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Theater contributes DAILY social change

Something I never lose hope in is my passion for theatre, live performance, and/or the arts to change the world. I believe in it. No matter how much you talk about funding or investment, statistics or politics, I will believe in the stage and its power. Acting school has exposed me to it everyday. People’s individual DAILY lives are changed by their interaction with the theatre. Seeing other flawed gorgeous humans up on stage baring souls and breaking hearts changed how we interact with our routine and our commitments. It gives us a big deep breath of humanity. I believe that if everyone watched (or did) some good theatre every morning instead of checking their facebook or checking their bank account, a lot more productive things would happen. 

So, it’s no surprise that I was gleeful while reading an article about how Theaters Contribute to Social Justice and Meaningful Change in Communities. This Huffington Post article discusses many instances of community theatre invigorating groups of people to enact social change. Some of the stories are old and folky but some of them are real and current. What I can agree with whole-heartedly is that the experience of seeing live performance shifts a person. It’s addicting, this feeling, and its important. I’m devoted to this phenomenon and have been seeing happen a lot lately, in my regular ol’ acting school life.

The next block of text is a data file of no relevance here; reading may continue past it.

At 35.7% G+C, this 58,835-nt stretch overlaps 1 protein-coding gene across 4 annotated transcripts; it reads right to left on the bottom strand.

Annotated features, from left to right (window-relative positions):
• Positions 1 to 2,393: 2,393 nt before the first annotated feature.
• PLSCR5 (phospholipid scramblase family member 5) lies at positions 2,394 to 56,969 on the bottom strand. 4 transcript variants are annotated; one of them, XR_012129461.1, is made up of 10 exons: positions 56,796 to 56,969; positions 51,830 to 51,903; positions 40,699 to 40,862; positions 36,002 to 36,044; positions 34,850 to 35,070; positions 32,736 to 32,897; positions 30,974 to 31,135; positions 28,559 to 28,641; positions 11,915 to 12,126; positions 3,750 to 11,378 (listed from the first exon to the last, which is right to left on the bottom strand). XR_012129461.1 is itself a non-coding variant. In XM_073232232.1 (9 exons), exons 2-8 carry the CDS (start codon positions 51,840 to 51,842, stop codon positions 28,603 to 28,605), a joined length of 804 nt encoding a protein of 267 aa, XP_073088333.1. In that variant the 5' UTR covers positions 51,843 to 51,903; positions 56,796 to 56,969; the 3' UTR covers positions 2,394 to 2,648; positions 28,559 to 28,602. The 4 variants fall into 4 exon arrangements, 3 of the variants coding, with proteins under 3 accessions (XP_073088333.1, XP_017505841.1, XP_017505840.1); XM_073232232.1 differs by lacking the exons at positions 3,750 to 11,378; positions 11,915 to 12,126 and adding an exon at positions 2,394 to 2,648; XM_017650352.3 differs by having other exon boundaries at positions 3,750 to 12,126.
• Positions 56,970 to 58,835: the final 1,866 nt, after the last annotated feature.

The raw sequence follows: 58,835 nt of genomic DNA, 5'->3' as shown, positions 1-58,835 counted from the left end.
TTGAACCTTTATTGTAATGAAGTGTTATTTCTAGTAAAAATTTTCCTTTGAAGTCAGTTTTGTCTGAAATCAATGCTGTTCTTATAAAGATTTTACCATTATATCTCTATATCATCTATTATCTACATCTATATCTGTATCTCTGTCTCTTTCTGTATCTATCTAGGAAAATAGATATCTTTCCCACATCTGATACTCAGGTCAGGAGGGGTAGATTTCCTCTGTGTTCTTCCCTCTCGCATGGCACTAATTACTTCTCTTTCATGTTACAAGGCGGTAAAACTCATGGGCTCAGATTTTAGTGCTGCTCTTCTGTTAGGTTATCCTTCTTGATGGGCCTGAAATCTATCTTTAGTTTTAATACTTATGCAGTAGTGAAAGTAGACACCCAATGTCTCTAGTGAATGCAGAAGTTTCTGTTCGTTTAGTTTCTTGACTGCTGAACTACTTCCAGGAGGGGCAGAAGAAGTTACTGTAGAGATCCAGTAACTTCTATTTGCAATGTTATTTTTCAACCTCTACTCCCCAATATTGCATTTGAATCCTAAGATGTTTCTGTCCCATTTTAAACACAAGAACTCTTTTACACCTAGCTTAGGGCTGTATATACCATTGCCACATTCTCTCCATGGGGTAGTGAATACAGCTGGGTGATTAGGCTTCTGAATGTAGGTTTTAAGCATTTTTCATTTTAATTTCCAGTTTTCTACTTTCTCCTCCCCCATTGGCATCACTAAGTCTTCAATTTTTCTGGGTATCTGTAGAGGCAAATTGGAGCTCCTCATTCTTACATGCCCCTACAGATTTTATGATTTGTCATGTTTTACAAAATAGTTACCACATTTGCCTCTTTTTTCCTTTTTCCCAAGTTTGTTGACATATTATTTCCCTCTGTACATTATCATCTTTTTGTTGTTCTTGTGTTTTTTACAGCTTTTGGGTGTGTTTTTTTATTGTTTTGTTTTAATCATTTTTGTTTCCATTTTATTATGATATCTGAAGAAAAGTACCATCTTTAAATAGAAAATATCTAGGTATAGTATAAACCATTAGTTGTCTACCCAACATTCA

I’ve had the privilege of meeting some incredible friends while at Boston University. Friends who are fluent in the language of vulnerability and compassion. I’ve met these people inside and outside of the College of Fine Arts and have had such meaningful conversation with them. Recently, a few of my friends not studying theatre (officially) have been attending the Senior Acting Major Thesis projects at BU (30-40 minute “one-man shows” that strive to tell the subjects’ story as generously as possible). These performances can be quite personal and its often a very emotional experience for the close-knit community of students, teachers, and family members. Its not often that a stranger just looking for a night of entertainment wanders into these performances. Thankfully, that’s been happening. I bring this all up because the responses I’ve seen from these people that have little to no “official” connection to these performers are being significantly MOVED. Tears are streaming down their faces, belly laughs are uncontrollable. Multiple friends have reported to me that they are committed to seeing all of the projects, regardless of whether or not they know the performer. It’s exhilarating, it’s challenging, it’s real life. THIS is the kind of stuff that propels people into change. Live performance reflecting their experience so they know they aren’t quite so alone. 

 

So, sure, we shouldn’t take away any money from hospitals curing disease and saving millions of lives but we sure can give some money to organizations attempting to ENRICH people’s lives everyday. If education had a little, no, A LOT, more arts required, we’d have a lot more kids wanting to go to school. It’s as simple as that. Arts are contagious. Arts are human. Theater does really, really change lives. 

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